Maybe this is a function of being a parent of young kids and the founder of a start-up, but things were fairly simplified for me in 2010:
*Be the best spouse and dad I could be. (A task that where -- probably, but not always, for the best -- there always seems to be vast room for improvement.)
*Work as hard as I've ever worked to get my company founded and positioned to succeed. And it's exciting as hell to know that as hard as we've worked this year, things hit another level when it launches in two weeks.
Both those things have a million small pieces that go into them, but there is a clarity that comes with an overarching goal.
Looking back to this time last year, I wanted to start my own company, but it sure seemed like a long way from intention to execution. But things are positioned to be amazing in 2011.
I cannot overstate how much I appreciate you continuing to want to connect with me here, hear what I have to say and support the effort.
And I probably can't overstate how much I will want and need your support next year with Quickish. More on that tomorrow.
As for sports -- let's not lose sight of that, right? -- 2010 continued to affirm something I have experienced since the old Quickie days: Just when I think it can't get better, it gets better.
The Decision was perhaps the pivotal sports event of the year -- and a complete debacle -- but consider the impact. Who said sports always has to be feel-good stories like the Saints winning the Super Bowl, which I'd rank as "1A" among the top stories of the year.
Looking at it from a macro perspective, you could argue that despite the uncertainty in the economy -- and maybe partly because of it -- sports have never been more popular.
The NFL with record ratings. Same with college football. Same with the NBA. And my god: The World Cup.
I try to steer clear of meta discussions about TV ratings and sports business, but at the very least, let's use the audience numbers as a proxy for enthusiasm. If you don't like TV ratings, you can swap in online attention. Sports have never mattered more.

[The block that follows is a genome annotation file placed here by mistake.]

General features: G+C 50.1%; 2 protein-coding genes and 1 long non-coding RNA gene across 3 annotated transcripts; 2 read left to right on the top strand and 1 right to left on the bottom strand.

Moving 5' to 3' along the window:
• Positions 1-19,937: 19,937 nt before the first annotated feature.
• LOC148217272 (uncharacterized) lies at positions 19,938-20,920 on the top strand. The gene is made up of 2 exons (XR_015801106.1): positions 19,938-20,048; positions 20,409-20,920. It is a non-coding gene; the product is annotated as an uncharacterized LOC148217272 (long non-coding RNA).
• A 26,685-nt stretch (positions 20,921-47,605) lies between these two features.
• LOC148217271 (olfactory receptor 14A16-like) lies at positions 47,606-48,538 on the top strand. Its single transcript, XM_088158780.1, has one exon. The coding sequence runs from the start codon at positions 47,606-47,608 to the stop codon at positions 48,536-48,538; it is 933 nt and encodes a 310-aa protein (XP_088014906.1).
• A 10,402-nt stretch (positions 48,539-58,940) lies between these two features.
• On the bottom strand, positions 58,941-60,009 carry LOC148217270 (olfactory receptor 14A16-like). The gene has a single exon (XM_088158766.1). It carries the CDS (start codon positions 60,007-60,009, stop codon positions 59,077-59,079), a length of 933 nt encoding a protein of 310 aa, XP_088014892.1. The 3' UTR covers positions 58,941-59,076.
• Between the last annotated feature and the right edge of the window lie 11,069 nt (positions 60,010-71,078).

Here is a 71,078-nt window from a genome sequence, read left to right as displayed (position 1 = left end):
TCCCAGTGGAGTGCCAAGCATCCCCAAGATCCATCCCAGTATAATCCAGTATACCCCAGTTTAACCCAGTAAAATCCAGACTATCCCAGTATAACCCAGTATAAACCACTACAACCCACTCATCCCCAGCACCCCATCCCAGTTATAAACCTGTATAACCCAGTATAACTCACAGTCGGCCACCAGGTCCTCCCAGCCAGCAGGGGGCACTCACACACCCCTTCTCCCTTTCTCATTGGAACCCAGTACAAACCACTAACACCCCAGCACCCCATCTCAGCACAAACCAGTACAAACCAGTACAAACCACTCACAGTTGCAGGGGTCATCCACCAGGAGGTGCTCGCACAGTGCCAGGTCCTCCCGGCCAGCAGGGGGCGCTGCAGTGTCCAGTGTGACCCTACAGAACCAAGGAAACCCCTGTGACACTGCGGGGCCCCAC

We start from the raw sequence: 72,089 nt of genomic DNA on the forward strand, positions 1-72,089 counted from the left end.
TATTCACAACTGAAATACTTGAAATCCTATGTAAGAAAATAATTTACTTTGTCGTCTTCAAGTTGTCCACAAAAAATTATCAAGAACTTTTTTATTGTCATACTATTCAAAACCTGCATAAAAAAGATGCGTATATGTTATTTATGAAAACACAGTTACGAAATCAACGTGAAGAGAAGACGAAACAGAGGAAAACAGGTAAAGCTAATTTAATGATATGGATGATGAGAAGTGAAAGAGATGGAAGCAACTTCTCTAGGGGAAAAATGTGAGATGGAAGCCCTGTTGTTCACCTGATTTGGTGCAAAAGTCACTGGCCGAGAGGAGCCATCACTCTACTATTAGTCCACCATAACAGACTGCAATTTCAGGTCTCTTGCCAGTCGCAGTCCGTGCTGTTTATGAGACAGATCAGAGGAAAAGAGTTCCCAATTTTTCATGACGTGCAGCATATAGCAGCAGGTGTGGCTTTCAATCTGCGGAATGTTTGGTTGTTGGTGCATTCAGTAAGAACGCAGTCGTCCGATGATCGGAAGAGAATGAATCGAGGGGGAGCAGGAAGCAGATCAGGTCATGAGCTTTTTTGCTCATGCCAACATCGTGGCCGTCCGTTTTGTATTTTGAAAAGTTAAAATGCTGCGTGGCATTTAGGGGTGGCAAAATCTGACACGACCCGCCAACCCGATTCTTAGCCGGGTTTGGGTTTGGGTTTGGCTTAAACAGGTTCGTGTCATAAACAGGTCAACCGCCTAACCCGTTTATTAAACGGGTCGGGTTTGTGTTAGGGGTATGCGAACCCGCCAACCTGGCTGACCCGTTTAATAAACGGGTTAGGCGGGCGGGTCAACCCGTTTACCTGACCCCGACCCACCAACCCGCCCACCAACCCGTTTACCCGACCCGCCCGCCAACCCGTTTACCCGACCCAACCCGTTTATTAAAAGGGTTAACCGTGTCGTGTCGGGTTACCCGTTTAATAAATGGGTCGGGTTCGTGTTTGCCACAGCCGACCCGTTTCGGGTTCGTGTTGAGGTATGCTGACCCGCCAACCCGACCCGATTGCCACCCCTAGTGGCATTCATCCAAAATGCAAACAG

I already went through my favorite sports moments of the year. The real exercise is to think back and ID the ones that immediately come to mind: The Decision (obviously), the World Cup goal by Landon Donovan and -- weirdly -- that buzzer-beating miss by Gordon Hayward in the NCAA Tournament title game is seared in my mind.
This fall is kind of a blur -- Quickish work was all-consuming, but there was enough left over for me to feel epic disappointment, week-in-and-week-out, by the performance of Florida football. Believe it or not, I renewed my optimism each week that they would win, making the awful play and brutal loss all the more devastating. I would have been better off assuming the worst; I couldn't. It was the worst experience I have ever had as a fan: Sisyphean. (Sisyfan?)
Our memories of a sports year are a combination of the intensely personal and the intensely universal -- it's not just that there is room for both. There HAS to be both.
Sports fandom can't just be "my team." Too much of the experience is the communal -- you can love your team, but still appreciate Butler or the World Cup or the pain of Cavs fans or the elation of SF Giants fans.
But sports fandom can't just be "what everyone is talking about." That's the place I've made my career, obviously, but you need something that is yours, a uniqueness to your fandom -- some combination of allegiance to team, player, perspective, time commitment, media diet... it all combines to make your experience as a fan...yours.
I think it's both, and this year didn't just affirm that, but -- as you'll see -- I'm willing to stake my career on it.
Hope you enjoyed the sports year -- and the whole year -- as much as I did.
Coming tomorrow: Looking ahead to 2011.